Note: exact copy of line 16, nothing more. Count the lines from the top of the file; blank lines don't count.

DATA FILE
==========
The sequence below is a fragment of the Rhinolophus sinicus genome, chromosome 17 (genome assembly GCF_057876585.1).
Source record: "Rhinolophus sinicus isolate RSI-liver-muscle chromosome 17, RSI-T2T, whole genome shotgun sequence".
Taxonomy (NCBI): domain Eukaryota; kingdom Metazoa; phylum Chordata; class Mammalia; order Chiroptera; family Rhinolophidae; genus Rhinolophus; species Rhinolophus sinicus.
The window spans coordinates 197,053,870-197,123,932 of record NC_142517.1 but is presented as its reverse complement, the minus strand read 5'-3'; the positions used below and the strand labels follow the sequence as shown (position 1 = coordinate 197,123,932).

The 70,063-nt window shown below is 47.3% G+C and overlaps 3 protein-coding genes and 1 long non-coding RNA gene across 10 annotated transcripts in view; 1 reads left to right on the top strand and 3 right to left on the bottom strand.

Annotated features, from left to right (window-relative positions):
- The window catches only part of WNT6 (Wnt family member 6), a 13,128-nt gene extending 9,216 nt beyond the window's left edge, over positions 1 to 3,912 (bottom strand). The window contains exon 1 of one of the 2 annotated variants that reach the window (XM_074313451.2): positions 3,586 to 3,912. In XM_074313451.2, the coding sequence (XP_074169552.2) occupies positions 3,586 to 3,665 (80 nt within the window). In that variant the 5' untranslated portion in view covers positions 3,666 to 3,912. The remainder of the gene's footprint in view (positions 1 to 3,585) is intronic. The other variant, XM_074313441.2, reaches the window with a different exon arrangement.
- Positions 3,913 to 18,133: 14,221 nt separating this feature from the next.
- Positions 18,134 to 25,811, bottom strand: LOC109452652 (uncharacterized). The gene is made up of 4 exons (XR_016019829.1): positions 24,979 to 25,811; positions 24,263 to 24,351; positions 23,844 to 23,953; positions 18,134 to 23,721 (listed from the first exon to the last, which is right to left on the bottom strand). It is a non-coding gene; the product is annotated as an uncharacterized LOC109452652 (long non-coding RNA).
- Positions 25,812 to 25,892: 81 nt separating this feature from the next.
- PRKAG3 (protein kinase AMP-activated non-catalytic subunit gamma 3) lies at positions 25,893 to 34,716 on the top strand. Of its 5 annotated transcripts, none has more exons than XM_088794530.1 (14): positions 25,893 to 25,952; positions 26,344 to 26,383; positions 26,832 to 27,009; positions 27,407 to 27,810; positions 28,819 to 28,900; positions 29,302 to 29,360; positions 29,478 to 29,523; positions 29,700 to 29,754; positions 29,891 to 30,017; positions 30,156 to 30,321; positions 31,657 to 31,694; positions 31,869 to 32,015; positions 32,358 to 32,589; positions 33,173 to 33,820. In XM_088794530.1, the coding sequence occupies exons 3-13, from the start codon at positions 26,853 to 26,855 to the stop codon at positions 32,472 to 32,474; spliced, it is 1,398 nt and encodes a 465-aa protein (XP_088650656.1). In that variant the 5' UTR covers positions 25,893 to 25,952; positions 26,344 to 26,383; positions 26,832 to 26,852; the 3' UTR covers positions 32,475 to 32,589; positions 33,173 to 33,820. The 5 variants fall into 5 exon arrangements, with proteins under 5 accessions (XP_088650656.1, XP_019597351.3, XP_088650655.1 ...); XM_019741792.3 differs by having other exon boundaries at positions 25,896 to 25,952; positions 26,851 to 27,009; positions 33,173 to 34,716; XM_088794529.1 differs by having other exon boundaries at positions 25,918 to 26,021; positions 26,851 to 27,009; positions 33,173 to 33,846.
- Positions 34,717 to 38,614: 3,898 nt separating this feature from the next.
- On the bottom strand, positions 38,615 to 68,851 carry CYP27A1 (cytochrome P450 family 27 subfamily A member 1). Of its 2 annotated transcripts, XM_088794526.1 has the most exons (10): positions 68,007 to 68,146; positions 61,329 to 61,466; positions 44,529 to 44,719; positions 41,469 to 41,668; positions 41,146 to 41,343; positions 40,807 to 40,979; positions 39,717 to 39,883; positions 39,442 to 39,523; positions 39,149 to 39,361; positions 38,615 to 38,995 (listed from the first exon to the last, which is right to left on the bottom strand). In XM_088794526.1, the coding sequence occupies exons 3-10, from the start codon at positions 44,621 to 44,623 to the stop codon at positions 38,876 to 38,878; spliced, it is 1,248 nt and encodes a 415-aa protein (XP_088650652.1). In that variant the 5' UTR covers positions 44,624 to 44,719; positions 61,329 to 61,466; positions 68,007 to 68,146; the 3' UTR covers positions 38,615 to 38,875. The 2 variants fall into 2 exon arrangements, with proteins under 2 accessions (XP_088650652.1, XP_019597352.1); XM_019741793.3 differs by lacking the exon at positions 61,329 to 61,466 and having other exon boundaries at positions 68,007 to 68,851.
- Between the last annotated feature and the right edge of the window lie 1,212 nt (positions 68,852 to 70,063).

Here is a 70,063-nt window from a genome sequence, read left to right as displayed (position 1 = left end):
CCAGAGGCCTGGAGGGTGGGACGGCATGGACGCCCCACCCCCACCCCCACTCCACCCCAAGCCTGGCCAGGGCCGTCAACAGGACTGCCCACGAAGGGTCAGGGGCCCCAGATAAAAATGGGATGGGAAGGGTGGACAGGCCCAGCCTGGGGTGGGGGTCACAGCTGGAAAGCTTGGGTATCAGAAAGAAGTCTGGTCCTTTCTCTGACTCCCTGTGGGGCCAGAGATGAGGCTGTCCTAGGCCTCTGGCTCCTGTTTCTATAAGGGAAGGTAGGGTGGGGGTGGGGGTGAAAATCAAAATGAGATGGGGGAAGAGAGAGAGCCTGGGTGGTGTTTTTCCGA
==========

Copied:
CCAGAGGCCTGGAGGGTGGGACGGCATGGACGCCCCACCCCCACCCCCACTCCACCCCAAGCCTGGCCAGGGCCGTCAACAGGACTGCCCACGAAGGGTCAGGGGCCCCAGATAAAAATGGGATGGGAAGGGTGGACAGGCCCAGCCTGGGGTGGGGGTCACAGCTGGAAAGCTTGGGTATCAGAAAGAAGTCTGGTCCTTTCTCTGACTCCCTGTGGGGCCAGAGATGAGGCTGTCCTAGGCCTCTGGCTCCTGTTTCTATAAGGGAAGGTAGGGTGGGGGTGGGGGTGAAAATCAAAATGAGATGGGGGAAGAGAGAGAGCCTGGGTGGTGTTTTTCCGA